The rotational movement of the lens B and the oscillating movement of the lens or of the grinding wheel, which oscillating movement is carried out at a constant speed, are coordinated with one another in such a way that the oscillating movements repeat themselves over approximately the width of the grinding wheel in conformity with a specific angular rotational movement of the shaft halves. This can be effected with a speed-measuring device of the lens shaft halves and with the reversing motor for the shaft halves or the grinding wheel. At the end of each oscillating transverse movement of the lens B over the approximate width of the grinding wheel S, the edge of the front or rear side of the lens B contacts one of the legs 9, 10 and slightly deflects the same in the direction of the arrow P or P1.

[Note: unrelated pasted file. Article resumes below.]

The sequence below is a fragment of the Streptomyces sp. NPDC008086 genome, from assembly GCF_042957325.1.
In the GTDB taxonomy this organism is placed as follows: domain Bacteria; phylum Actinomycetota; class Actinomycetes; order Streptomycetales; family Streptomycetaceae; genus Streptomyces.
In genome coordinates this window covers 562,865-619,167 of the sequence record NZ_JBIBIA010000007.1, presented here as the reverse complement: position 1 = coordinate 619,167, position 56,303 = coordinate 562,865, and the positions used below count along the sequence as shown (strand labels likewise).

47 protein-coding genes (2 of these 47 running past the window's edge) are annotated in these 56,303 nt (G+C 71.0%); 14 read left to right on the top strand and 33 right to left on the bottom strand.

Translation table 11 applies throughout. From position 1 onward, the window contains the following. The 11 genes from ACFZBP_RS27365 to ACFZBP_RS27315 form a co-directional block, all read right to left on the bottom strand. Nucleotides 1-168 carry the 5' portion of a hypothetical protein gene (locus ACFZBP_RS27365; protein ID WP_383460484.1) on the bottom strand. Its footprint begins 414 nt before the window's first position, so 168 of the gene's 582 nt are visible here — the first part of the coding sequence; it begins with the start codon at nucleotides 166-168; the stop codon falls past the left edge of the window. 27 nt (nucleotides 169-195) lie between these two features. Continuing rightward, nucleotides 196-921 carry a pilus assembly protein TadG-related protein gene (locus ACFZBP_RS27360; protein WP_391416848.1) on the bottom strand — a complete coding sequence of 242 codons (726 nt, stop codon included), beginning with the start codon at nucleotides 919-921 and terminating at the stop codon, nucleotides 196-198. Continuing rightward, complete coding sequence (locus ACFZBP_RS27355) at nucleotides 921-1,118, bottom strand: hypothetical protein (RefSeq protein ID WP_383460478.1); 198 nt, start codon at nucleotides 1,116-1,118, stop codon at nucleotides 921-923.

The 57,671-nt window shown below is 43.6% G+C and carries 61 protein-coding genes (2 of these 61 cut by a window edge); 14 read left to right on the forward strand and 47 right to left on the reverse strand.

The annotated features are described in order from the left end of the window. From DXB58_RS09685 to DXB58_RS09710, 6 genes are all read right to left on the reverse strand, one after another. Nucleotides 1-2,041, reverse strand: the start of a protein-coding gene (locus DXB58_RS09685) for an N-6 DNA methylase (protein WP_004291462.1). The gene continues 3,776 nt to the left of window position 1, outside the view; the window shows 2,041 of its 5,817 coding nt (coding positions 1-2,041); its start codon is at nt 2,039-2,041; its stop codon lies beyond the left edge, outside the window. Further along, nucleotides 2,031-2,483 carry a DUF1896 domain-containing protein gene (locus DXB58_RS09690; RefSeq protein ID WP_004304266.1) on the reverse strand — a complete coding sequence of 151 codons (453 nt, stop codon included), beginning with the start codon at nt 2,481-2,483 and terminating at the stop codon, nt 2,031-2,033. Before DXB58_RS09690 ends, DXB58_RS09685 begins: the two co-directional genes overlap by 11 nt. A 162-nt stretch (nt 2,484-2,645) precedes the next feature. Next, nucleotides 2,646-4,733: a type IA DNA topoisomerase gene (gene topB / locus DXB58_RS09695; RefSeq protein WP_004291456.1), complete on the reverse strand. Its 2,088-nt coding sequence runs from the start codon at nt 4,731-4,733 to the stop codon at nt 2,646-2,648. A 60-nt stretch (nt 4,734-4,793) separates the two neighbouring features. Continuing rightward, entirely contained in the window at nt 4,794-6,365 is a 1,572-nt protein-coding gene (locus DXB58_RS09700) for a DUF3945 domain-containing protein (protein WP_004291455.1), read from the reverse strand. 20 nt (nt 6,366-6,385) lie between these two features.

The fork legs 9, 10, which can have a contour that is adapted to the periphery of the grinding wheel (FIG. 7), transmit via the measuring strips 25 not only the control signal for reversing the oscillating movement, but with the aid of these measuring strips spacing data concerning the contact points BB of the front or rear edge BR1 and BR2 (FIG. 1) of the lens edge or rim surface BU with the legs 9, 10 are also determined. By coordinating this data to the angle values of the lens rotation, the shape of the spherical curve of the lens edges BR1 and BR2 of the front and rear sides of the lens can be determined.